Vietnam's leadership knows that the country's faltering economy needs strong medicine, but the selection of an aging conservative as its new prime minister shows how hard and slow the cure will be.
The Communist Party onWednesday chose Do Muoi, 71, to head the government in its battle against a litany of woes: 700 percent inflation, serious food shortages, uncontrolled population growth, unemployment and international isolation caused by Vietnam's continued occupation of Cambodia.Muoi quickly promised to back wide-ranging reforms meant to pull the country out of its downward economic spiral, Radio Hanoi said Thursday.
In choosing Muoi, the party took the most senior man available, responding to urges that seem to come more from traditional Confucian respect for age than Marxist ideology.
Passed over was the younger economic reformer, Vo Van Kiet, 66, who had served as acting prime minister following the death of Prime Minister Pham Hung in March.
Although Muoi was vice prime minister in charge of key economic ministries, the selection of the conservative communist appears to contrast with the political and economic reforms being pushed by top party leader Nguyen Van Linh.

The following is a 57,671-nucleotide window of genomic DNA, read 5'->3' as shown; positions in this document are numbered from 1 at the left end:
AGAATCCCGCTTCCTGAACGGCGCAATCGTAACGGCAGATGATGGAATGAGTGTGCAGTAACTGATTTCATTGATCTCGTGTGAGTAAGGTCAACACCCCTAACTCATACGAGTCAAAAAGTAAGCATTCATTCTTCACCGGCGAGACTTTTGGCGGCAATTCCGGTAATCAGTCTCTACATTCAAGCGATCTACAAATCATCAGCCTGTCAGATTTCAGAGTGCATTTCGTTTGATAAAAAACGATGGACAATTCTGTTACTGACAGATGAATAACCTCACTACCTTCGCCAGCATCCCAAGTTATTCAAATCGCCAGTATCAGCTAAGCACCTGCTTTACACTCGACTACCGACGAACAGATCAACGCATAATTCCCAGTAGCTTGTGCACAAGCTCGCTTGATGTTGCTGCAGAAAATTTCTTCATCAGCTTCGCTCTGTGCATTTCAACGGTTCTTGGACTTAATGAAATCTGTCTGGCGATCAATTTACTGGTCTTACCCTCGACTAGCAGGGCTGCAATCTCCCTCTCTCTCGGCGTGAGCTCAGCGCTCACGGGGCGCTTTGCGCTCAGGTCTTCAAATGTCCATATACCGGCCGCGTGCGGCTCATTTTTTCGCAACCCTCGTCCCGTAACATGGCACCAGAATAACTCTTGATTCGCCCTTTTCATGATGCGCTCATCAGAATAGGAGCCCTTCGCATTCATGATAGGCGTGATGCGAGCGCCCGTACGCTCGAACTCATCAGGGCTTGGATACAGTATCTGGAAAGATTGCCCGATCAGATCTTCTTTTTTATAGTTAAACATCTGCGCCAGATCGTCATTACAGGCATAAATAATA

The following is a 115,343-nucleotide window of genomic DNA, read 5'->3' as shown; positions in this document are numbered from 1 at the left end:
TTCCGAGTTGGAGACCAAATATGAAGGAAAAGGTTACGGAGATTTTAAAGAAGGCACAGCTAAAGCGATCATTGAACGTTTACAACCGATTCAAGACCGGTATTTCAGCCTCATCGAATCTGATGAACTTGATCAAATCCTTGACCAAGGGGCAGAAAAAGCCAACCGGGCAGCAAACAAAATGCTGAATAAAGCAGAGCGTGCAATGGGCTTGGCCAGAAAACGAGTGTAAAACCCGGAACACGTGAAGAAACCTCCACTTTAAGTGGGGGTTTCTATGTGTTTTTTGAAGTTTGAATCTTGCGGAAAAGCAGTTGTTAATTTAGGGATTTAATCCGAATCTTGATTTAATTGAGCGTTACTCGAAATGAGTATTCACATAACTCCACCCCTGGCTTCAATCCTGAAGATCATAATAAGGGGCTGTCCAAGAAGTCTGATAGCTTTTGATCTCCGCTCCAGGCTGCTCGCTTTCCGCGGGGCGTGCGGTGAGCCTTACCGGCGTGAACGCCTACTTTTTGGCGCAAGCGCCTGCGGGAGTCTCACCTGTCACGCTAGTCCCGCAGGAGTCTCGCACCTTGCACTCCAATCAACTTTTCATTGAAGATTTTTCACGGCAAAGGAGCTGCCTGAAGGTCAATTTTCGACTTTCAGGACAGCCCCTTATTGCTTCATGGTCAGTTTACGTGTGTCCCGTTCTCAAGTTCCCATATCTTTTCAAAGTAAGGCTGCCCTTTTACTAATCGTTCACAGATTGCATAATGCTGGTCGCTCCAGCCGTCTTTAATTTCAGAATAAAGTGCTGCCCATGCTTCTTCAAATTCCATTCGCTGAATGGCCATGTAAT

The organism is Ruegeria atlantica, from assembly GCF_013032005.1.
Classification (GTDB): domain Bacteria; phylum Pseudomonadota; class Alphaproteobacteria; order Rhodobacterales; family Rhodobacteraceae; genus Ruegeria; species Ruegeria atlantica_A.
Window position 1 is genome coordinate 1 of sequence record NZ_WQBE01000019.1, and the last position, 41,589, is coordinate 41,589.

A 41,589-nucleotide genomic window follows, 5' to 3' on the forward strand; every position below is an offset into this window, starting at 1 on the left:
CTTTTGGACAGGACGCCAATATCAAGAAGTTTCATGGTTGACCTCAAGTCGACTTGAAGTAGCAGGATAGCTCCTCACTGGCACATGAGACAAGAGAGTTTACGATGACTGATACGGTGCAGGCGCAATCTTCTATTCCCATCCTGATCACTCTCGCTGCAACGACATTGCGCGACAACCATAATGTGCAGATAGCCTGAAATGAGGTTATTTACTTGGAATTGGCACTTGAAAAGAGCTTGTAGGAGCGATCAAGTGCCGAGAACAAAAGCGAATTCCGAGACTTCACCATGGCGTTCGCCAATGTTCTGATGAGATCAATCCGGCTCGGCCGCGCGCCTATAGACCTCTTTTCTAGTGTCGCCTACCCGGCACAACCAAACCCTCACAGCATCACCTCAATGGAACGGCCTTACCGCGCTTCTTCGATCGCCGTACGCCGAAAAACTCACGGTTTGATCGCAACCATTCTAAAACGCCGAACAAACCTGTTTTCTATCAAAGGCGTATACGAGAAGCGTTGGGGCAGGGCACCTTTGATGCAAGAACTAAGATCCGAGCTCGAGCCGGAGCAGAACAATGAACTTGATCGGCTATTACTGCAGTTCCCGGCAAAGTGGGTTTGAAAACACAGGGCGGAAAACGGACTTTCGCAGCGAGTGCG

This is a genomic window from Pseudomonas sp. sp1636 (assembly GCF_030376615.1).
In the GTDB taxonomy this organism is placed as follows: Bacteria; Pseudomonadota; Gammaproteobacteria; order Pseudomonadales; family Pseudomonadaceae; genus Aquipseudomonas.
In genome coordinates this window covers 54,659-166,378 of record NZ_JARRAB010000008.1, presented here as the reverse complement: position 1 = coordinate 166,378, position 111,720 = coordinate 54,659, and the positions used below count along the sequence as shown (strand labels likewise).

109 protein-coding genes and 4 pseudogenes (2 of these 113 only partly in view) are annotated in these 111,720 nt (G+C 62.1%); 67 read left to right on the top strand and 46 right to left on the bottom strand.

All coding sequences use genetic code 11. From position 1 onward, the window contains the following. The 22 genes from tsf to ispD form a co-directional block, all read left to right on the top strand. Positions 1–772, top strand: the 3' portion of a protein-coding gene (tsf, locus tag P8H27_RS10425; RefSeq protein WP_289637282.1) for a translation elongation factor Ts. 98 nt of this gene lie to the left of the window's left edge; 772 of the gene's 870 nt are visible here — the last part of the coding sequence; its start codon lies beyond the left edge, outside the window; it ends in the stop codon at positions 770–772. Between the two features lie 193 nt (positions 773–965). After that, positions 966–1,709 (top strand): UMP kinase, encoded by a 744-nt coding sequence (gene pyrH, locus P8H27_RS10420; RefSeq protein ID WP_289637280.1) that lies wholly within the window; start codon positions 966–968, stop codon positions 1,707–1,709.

But it has become clear that the Communist Party, the only organization capable of attacking the problems, is itself the country's first and biggest problem.
The choice of Muoi is likely to reassure the party's conservatives who fear socialist ideology is being forgotten in the rush to reform.
The tough disciplinarian may also be necessary to cut away at the corruption and inefficiency of the party bureaucracy.
"Many deviant and degenerate elements have taken advantage of loopholes in our management system to make personal profits," Muoi wrote in an angry article last year.
"They have corrupted many cadres, party members and state employees," he wrote.
Linh's economic reforms have scored some successes, but most have been stifled by midlevel party bureaucrats who fear their power will slip away in any drive for accountability and efficiency.